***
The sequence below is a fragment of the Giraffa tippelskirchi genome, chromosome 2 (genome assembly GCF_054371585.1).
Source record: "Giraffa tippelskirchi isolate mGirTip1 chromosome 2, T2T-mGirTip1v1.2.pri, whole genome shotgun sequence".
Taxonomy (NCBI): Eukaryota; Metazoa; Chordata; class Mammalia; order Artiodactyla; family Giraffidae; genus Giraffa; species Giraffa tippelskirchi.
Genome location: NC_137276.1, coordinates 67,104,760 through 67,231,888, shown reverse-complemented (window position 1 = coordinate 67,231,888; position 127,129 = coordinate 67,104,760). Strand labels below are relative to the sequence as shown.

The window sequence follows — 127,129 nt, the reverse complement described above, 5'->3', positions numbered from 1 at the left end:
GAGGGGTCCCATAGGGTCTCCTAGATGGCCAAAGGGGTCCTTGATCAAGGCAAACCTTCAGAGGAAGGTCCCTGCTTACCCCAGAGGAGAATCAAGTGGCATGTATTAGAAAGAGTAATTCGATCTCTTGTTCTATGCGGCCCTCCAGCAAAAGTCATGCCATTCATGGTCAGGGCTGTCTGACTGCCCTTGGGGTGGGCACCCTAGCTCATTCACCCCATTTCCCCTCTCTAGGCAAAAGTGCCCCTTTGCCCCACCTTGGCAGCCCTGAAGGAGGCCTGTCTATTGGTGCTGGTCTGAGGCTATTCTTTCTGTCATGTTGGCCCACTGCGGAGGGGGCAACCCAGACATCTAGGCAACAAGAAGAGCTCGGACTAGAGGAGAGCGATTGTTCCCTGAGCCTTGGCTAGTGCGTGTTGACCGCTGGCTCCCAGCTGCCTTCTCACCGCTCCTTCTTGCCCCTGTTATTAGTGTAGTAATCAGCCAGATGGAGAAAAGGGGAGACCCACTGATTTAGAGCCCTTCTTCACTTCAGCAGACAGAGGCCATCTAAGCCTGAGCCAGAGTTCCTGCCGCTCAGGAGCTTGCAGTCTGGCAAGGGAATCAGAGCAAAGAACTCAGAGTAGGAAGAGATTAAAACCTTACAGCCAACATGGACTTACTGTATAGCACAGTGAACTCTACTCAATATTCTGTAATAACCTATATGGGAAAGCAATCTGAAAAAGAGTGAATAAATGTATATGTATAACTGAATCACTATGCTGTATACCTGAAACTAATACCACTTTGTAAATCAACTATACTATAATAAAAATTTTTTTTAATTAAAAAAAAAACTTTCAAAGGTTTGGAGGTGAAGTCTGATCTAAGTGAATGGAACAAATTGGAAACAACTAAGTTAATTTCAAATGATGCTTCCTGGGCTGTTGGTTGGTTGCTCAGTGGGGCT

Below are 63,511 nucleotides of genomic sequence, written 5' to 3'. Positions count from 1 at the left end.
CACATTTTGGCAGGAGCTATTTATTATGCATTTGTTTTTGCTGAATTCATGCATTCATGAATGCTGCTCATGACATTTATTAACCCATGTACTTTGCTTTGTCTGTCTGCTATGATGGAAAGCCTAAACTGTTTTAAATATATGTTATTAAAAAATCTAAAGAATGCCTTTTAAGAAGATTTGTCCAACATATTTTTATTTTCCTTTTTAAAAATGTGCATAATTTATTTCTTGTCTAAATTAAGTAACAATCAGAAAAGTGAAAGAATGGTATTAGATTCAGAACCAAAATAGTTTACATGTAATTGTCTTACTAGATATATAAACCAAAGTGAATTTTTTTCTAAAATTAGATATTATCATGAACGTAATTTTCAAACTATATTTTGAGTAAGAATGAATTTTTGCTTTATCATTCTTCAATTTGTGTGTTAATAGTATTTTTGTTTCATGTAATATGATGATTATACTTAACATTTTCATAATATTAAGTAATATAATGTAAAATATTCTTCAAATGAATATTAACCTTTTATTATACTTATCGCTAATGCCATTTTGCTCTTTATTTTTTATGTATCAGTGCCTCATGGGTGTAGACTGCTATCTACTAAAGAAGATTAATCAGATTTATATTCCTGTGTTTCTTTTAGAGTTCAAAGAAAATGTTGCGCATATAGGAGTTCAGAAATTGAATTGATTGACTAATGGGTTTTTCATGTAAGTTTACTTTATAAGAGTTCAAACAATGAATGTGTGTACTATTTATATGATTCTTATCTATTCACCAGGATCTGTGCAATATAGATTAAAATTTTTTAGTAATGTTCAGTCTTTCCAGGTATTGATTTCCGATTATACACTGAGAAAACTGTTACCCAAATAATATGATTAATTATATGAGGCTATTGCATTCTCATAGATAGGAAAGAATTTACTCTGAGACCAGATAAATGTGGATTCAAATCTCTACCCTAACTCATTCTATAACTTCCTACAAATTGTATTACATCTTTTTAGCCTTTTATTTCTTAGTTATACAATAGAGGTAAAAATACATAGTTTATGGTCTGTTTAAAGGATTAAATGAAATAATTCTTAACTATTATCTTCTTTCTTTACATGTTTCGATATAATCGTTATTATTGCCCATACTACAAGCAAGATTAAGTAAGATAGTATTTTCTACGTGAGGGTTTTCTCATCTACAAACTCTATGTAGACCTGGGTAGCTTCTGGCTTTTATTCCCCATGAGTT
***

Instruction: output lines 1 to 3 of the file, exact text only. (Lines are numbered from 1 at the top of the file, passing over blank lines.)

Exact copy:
The sequence below is a fragment of the Giraffa tippelskirchi genome, chromosome 2 (genome assembly GCF_054371585.1).
Source record: "Giraffa tippelskirchi isolate mGirTip1 chromosome 2, T2T-mGirTip1v1.2.pri, whole genome shotgun sequence".
Taxonomy (NCBI): Eukaryota; Metazoa; Chordata; class Mammalia; order Artiodactyla; family Giraffidae; genus Giraffa; species Giraffa tippelskirchi.